On a sunny Saturday morning Oct. 20, dozens of union volunteers trickled into a coffee shop downtown Burnsville. They paired up, gathered routes and handbills, and fanned out across the suburb, knocking on fellow union members’ doors and talking about their labor-endorsed candidate for Minnesota House, Will Morgan. Similar campaign activities have been taking place in Stillwater, Woodbury and other East Metro suburbs this fall, and they reveal a key strategy behind Minnesota unions’ Labor 2012 campaign: Building a better Legislature means winning in the suburbs.
“These are the races that have been tight in recent elections,” said Bobby Kasper, president of the 50,000-member St. Paul Regional Labor Federation, which organized the door-knock in Burnsville last month. “We know they are going to be really tight again this year, and labor-endorsed candidates are going to need every union vote in order to win.”
The St. Paul RLF, working with the Minnesota AFL-CIO and other union federations, has identified eight races critical to rebuilding a pro-middle class majority in the Legislature. Those candidates come from places like Shoreview, Stillwater, Woodbury, Eagan and Burnsville – places where “Tea Party” candidates swept into office two years ago, helping Republicans gain majorities in both the Minnesota House and Senate for the first time in decades.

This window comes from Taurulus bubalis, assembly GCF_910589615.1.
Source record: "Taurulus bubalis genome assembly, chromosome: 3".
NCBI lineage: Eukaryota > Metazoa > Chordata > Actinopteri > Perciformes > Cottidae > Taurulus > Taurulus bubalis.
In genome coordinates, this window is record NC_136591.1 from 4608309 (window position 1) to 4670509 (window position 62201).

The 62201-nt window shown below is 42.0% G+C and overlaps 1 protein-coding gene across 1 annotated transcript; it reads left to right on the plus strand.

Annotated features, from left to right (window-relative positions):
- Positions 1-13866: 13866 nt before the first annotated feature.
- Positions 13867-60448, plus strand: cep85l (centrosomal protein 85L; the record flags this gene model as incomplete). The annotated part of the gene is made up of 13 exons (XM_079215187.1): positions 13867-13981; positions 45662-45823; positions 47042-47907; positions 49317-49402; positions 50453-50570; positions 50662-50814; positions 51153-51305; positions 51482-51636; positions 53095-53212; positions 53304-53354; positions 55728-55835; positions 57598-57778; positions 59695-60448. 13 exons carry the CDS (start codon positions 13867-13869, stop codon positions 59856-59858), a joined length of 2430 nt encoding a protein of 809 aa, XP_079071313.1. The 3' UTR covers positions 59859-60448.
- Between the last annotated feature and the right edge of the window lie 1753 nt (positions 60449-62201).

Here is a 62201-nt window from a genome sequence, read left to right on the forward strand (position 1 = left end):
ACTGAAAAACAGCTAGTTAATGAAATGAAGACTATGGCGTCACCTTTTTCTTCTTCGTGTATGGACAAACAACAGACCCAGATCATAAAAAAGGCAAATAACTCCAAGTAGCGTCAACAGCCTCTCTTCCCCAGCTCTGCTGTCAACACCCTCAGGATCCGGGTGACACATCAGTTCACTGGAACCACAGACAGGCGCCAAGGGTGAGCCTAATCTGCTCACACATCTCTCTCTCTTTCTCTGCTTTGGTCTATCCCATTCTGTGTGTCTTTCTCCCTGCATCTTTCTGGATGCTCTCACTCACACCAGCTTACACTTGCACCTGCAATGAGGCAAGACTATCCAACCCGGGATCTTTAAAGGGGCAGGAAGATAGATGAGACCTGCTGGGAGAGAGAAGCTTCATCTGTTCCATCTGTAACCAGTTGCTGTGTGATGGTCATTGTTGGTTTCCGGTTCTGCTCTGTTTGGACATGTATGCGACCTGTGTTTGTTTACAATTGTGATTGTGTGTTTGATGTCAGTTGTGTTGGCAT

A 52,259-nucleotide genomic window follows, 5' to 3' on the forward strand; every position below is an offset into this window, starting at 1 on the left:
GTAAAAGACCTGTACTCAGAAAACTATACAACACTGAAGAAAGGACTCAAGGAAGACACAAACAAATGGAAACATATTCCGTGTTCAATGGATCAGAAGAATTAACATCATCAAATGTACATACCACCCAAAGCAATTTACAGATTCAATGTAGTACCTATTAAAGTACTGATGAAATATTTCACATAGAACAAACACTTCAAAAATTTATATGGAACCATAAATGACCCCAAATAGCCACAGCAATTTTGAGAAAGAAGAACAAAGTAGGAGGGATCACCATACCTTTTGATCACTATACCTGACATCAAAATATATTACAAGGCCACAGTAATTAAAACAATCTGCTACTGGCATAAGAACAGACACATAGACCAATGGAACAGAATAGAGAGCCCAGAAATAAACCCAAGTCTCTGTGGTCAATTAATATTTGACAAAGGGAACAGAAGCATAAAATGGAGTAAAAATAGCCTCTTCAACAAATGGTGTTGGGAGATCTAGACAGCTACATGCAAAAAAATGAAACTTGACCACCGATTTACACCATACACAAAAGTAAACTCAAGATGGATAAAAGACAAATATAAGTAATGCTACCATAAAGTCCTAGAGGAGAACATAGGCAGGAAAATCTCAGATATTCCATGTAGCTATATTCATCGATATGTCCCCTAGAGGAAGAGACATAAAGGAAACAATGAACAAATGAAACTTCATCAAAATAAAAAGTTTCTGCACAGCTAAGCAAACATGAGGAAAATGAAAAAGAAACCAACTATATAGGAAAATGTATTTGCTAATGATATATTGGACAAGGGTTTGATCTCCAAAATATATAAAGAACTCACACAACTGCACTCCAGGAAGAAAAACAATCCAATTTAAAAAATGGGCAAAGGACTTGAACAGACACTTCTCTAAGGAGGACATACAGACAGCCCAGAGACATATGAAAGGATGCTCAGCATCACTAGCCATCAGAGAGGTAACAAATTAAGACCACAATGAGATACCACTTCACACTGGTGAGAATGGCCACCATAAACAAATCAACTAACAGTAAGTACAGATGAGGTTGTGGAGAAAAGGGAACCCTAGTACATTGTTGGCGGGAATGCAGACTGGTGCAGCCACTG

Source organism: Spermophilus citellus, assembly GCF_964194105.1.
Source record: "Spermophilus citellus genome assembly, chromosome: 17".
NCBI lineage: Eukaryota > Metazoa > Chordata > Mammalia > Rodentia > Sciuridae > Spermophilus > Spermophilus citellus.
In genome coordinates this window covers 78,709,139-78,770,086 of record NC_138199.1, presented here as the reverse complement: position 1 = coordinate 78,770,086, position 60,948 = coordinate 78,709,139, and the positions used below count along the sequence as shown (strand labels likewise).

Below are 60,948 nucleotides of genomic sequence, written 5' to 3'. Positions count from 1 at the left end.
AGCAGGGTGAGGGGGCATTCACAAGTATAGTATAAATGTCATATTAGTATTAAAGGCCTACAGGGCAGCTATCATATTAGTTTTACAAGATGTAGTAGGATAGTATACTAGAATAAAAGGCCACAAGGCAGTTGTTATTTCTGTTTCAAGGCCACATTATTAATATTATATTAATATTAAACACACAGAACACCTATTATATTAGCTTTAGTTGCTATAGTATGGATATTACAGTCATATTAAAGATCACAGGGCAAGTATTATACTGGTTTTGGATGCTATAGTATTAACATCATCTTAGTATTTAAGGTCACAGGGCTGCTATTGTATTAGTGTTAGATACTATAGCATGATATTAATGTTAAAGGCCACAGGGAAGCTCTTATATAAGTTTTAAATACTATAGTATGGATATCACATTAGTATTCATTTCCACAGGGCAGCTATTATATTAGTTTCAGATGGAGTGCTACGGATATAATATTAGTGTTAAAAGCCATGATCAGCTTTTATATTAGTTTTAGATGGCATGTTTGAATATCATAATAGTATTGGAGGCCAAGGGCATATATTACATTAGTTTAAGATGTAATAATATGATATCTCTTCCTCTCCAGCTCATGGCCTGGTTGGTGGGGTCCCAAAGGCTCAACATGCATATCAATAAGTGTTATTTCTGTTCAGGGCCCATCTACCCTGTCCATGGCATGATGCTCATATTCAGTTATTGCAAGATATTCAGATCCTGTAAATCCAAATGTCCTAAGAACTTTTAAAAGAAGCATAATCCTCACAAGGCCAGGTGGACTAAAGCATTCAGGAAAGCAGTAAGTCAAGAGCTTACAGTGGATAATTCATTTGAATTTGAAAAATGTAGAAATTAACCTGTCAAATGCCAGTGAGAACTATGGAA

Despite winning by narrow margins in these suburban districts, freshmen lawmakers did not seek out the middle ground at the Capitol. Rather, many of them sought to push their party to new extremes, shutting down the state government, attacking collective bargaining rights and pushing Right to Work legislation that would undermine the middle class.
Volunteers in Burnsville reported hearing a lot of frustration from union members they have talked to during door-knocks and phone banks.
“When you talk to union members out here about what the Legislature has done for middle class families, they say they are fed up with the gridlock, with the attempts to divide people,” said Mark Krey, a rank-and-file member of SEIU Local 284. “We need to get people elected who are running because they want to do good for the community – not people who just want to take the seat for the Republican Party.”
The Burnsville campaign event was the fourth door-knock this fall for Troy Eisenhuth, a member Teamsters Local 120. “I know my livelihood is at stake,” he said. “If these guys pass Right to Work, they take away my union – and they take away everything I’ve got.”